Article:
Wednesday, August 29, 2007


I was talking on the phone to my mom the other day and she asked if I knew of a brownie recipe that required only cocoa and not melting chocolate. I thought it was funny how quickly I knew of a recipe and where she could find it online because I was out shopping and couldn't look for it at home. I guess this really is one of my hobbies. This recipe is the Hershey's Best Brownies recipe that is often found on the back of the cocoa box. I didn't actually use Hershey's cocoa when I made these, but it is a really great recipe. If you don't overbake them, they have the best wet, chewy texture that makes a brownie really great and that slightly crisp top. I like these brownies and they are a great one to serve with ice cream. Of course, everyone has a different view of what the perfect brownie should be, but I think these are great for what they are--easy, chocolatey, and chewy.

Hershey's Best Brownies

1 c butter
2 c sugar
2 tsp vanilla
4 eggs
3/4 c cocoa
1 c flour
1/2 tsp baking powder
1/4 tsp salt
1 c chopped nuts(optional)-I opted out, so my kids would eat them.

Heat oven to 350F. Grease a 13x9x2 inch baking pan.

Place butter in a large microwave safe bowl. Microwave 2 to 2 1/2 min. or until melted. (I usually do it in 30 sec. incremements. Stir in sugar and vanilla. Add eggs one at a time, beating well with spoon after each addition. Add the cocoa; beat until well blended.

Add flour, baking powder, and salt; beat well. Stir in nuts, if desired.

Pour batter into prepared pan.

Bake 30 to 35 min or until brownies begin to pull away from the sides of pan. Cool completely in pan on wire rack. Makes about 36 brownies.

Monday, August 27, 2007


Whenever Joey asks me to make cookies he is really asking for a snickerdoodle. He never has to say it, but I always know. I love snickerdoodles. My mom was always really good at making them when I was growing up. The cream of tartar gives them this great tangy taste. They are kind of a tricky cookie. Sometimes they turn out just right and other times they are completely flat. I prefer to use all butter. That's when you have to be careful that they don't spread too much. A combination of butter and shortening would help them to not flatten as much, but I love the taste and texture they have when it is just butter. I find that if I chill the dough long enough and make sure that I don't overmix it, they turn out perfectly. I have also discovered this really good Saigon Cinnamon. It is spicier than other cinnamons and makes a basic snickerdoodle over the top.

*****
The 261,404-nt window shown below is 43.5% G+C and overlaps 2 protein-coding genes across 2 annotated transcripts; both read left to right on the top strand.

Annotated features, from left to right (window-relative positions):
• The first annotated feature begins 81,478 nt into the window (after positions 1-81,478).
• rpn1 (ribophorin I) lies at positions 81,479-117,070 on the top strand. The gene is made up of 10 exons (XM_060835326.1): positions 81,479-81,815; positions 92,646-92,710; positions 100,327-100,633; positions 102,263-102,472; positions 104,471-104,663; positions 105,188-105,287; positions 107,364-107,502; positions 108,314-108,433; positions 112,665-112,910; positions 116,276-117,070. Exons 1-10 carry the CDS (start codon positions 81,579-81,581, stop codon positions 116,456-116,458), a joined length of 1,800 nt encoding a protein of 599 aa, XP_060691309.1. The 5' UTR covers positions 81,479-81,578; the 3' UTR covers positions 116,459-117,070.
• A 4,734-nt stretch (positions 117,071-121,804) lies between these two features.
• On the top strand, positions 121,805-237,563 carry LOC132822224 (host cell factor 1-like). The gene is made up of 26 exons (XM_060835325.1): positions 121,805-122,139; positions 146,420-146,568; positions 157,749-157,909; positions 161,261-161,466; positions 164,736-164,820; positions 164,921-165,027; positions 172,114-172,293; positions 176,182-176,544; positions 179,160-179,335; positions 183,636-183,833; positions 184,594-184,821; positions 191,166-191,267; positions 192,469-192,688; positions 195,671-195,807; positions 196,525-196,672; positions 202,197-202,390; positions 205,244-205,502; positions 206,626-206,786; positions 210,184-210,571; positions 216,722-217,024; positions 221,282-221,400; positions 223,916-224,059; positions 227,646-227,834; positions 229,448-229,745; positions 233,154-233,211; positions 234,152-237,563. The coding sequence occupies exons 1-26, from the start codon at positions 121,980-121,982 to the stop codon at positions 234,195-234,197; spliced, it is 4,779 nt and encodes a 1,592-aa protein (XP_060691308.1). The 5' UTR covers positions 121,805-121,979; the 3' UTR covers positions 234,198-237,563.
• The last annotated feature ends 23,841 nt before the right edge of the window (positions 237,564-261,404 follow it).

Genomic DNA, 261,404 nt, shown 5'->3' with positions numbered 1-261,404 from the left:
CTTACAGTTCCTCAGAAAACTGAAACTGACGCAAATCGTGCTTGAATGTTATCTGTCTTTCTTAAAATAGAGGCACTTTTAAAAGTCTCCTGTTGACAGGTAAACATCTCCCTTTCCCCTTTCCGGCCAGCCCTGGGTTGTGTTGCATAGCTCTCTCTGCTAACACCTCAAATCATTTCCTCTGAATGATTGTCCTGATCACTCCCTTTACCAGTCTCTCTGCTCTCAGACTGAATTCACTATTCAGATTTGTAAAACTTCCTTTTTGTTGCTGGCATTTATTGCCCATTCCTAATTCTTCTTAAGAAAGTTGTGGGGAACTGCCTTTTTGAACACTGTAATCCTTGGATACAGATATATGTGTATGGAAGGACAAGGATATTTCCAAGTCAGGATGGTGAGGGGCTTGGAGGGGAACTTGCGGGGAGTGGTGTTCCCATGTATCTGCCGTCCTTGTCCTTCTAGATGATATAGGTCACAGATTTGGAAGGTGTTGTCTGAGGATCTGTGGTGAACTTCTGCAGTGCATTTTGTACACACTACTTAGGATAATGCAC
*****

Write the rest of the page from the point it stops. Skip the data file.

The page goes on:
1 c butter, softened-but not too much
1 1/2 c sugar
2 eggs
2 3/4 c flour
2 tsp cream of tarter
1 tsp baking soda
1/2 tsp salt

Combine in a small bowl: 2 T sugar, 2 tsp cinnamon

In a medium bowl combine the flour, cream of tartar, baking soda, and salt and whisk together.

In a large bowl cream the butter and sugar. Add the eggs and mix well.

Stir in the dry ingredients being careful not to overmix the dough. Sometimes mine is even a little crumbly.

Chill the dough for at least 1 hour.

Roll into 1" balls and roll in the suagr/cinnamon mixture.

Bake on parchment lined baking sheets at 375F for 8-10 min.

Wednesday, August 8, 2007

World Peace Cookies

I don't know what to say about these cookies except that they are probably the best cookie I have ever eaten. They are not your typical chewy, crispy, or cakey cookie. They are a sable which is a French cookie and the name means sandy. They are crumbly, yet chewy at the same time and you slice and bake them. This gives them that uniform quality. The recipe comes from Dorie Greenspan and I am dying to get her new cookbook Baking: From My Home to Yours. These cookies are also known as Korova Cookies. My sister was visiting this weekend and we decided to try the recipe out.

The recipe calls for a salt called fleur de sel, which is supposedly expensive and I have no clue where you would buy it in Bakersfield. Next time I will have to find it online. I hear the recipe is also that much better if you use dutch processed cocoa powder, but I also could not find that. This cookie is all about the ingredients. Use real vanilla extract (I used an awesome Mexican vanilla), a good quality cocoa powder, fine sea salt (if you can't get fleur de sel), great tasting bittersweet chocolate, and a nice tasting butter. I wouldn't bother trying these cookies without great ingredients. When I tasted them they actually tasted expensive--I don't know if you get what I mean. So now I have joined the numbers of people who are also in love with these cookies.
World Peace/Korova Cookies
1 1/4 cups all purpose Flour
1/3 cup unsweetened cocoa powder or dutch processed
1/2 tsp baking soda
1 stick plus 3 tablespoons (11 Tbls) unsalted butter, at room temperature
2/3 cup packed light brown sugar
1/4 cup sugar
1/2 tsp fleur de sel or 1/4 tsp fine sea salt
1 tsp vanilla extract
5 ounces bittersweet chocolate, chopped into small bits
Makes about 36 cookies.
In a small bowl, sift the flour, cocoa, and baking soda together.